Is there anything these have in common? Well, I can tell that they are all about exterior practices that may or may not affect the interior heart. They are exchanging a thing for a relationship. It is not that these things are bad things -- in fact, the Ash Wednesday service also tells us that prayers, fasting and almsgiving are vital parts of a Christian life -- but that they are means to an end. If they become ends in themselves they can become mixed up with pride or self-absorption.
- Perfection is frequently attributed to persons who assume strained attitudes and an affected bearing (to warn us against taking this as our model, every year the Church warns us in the Ash Wednesday service that it is necessary to "rend our hearts, not our garments"-- that if we make a big show of our great spiritual deeds, we have already had our reward).
- Perfection consists in an invariable series of prayers.
- Perfection is a focus on books, images, and exterior signs and symbols.
- Perfection is... corporal penances (such as) long-continued fasts.
St Francis de Sales says that a lot of people tend to
(see here for the whole passage that goes into details).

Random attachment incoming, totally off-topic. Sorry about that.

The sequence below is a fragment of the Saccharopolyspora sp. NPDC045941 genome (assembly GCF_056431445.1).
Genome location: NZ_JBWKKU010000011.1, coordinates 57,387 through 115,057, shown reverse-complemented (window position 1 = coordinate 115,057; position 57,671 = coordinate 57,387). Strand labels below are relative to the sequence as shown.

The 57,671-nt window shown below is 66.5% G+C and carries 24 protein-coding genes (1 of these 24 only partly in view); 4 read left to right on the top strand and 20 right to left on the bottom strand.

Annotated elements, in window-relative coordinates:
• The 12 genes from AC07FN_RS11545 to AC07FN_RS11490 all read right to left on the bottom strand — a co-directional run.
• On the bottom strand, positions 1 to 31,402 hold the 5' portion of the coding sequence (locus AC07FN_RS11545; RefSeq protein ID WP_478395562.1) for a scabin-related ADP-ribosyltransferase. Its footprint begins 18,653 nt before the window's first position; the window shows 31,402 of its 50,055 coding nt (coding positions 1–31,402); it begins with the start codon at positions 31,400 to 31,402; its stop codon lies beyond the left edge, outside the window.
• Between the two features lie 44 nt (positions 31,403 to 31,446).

"paint devotion according to (their) own passion and fancy.... many persons, by covering themselves with certain external actions make the world believe they are truly devout, whereas they are in reality nothing but statues and phantoms of devotion"
When St Francis de Sales talks about "devotion" he is talking about something similar to "perfection" -- that is, it's love for God that expresses itself not just in warm feelings or in detached exterior practices but in actual intentions carried through into every thought and action and stemming from love.
Because I'm a sort of intuitional type I'm not usually likely to confuse external practices with true devotion. When I do succeed in practicing some exterior habit, I know very well that my heart can stay unchanged if I let it. The fasting can become side-tracked into a sort of control issue, the praying can be routinized and mechanical, the desire to progress can become a sort of complacency, or else discouragement, neither of which have much to do with proper humility and diligence. My problem is more of a division between interior and exterior. I can have nice intentions and think of myself as good, or try to be harmless and think of that as loving, when it is really not the same thing at all. Devotion has to translate from good intentions to an actual way of thought and life. It can't be parasitic. It has to "bear fruit". Msr Lejeune says that it is easy to surround ourselves with a cloud of good feelings and intentions and mistake that for virtue. Definitely I have to keep a watch over that in myself. Yet I need to reflect on the good intentions, too; I can't skip that step, I've found. It's definitely a balance.
So I've been trying to live out this part of it by acting on my aspirations and intentions, but first reflecting on them prayerfully and trying to figure out "the next step" from where I am. An unrealistically idealistic resolution is not much better than no resolution at all.